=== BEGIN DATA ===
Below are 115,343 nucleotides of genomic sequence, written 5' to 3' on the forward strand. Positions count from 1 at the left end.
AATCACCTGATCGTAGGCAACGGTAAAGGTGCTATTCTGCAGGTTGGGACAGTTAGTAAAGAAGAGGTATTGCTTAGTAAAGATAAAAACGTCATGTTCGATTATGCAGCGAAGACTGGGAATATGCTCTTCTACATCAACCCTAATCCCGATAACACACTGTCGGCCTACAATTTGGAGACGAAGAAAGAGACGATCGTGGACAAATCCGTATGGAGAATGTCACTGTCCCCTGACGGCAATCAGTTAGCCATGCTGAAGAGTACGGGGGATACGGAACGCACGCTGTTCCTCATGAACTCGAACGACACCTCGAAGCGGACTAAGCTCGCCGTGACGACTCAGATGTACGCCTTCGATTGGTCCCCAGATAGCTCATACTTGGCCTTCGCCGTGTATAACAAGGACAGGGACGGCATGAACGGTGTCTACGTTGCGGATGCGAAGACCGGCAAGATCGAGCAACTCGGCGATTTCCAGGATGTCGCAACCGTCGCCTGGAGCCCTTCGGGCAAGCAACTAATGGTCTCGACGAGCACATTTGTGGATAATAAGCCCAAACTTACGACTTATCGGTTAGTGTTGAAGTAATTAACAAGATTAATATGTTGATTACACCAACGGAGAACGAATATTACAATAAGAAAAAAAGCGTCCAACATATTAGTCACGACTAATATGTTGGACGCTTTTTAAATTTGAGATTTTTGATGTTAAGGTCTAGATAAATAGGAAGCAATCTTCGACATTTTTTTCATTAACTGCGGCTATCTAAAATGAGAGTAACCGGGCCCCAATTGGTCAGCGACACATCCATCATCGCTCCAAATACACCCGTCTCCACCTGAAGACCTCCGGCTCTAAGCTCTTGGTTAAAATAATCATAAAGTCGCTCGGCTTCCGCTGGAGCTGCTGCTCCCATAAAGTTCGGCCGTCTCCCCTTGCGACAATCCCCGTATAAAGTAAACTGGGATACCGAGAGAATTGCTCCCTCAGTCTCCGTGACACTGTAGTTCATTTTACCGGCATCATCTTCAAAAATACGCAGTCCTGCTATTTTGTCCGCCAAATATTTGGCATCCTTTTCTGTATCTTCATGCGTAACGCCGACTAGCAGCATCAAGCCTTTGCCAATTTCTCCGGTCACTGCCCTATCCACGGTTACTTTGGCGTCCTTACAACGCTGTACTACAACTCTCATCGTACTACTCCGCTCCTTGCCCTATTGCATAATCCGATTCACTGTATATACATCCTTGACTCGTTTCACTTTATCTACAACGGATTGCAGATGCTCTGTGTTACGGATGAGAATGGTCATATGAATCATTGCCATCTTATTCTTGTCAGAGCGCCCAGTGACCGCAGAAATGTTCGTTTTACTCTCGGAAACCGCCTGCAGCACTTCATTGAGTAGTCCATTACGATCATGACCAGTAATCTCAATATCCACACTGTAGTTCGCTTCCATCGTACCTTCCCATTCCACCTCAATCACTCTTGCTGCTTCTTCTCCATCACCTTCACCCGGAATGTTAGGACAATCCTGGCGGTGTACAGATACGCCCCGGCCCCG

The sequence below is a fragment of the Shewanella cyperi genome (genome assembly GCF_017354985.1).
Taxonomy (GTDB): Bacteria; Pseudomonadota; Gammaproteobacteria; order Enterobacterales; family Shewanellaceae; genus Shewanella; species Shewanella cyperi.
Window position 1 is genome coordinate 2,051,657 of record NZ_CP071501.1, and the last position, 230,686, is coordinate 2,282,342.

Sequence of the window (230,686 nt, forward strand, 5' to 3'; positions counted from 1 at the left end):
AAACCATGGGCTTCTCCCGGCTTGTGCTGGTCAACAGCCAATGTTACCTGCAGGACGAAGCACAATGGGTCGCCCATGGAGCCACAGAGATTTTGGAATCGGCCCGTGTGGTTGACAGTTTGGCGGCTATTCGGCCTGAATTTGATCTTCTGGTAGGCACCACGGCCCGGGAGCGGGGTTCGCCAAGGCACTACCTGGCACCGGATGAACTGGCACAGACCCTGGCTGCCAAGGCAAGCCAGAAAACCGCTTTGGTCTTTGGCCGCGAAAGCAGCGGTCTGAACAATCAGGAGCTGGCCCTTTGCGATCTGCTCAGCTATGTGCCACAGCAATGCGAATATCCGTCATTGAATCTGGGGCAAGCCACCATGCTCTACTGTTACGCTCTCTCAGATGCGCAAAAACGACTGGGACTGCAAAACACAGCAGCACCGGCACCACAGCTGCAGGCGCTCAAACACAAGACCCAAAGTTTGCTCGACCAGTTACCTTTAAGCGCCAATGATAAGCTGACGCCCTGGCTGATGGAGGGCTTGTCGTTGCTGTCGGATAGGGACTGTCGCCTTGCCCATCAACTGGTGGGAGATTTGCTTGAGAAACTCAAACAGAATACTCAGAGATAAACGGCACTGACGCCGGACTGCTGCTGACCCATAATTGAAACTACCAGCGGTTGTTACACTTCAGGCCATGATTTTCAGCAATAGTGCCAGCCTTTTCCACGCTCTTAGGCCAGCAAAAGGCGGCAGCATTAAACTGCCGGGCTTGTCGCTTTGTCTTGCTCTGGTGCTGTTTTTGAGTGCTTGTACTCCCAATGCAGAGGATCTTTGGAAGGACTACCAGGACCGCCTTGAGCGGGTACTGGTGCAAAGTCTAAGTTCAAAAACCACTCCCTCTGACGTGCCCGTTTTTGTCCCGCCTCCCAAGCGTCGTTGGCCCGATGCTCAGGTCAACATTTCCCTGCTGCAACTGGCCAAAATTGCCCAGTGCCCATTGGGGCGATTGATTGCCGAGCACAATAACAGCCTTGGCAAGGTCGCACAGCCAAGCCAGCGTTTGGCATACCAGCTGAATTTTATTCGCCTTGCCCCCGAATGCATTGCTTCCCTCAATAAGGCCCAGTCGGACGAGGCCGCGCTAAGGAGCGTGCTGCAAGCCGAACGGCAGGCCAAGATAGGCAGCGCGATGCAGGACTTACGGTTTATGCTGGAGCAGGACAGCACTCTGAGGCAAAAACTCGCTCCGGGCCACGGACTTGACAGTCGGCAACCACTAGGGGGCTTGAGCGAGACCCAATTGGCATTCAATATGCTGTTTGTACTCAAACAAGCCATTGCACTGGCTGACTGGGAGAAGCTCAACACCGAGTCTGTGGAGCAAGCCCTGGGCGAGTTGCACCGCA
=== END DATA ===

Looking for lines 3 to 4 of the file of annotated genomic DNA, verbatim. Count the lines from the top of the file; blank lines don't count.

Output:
The sequence below is a fragment of the Shewanella cyperi genome (genome assembly GCF_017354985.1).
Taxonomy (GTDB): Bacteria; Pseudomonadota; Gammaproteobacteria; order Enterobacterales; family Shewanellaceae; genus Shewanella; species Shewanella cyperi.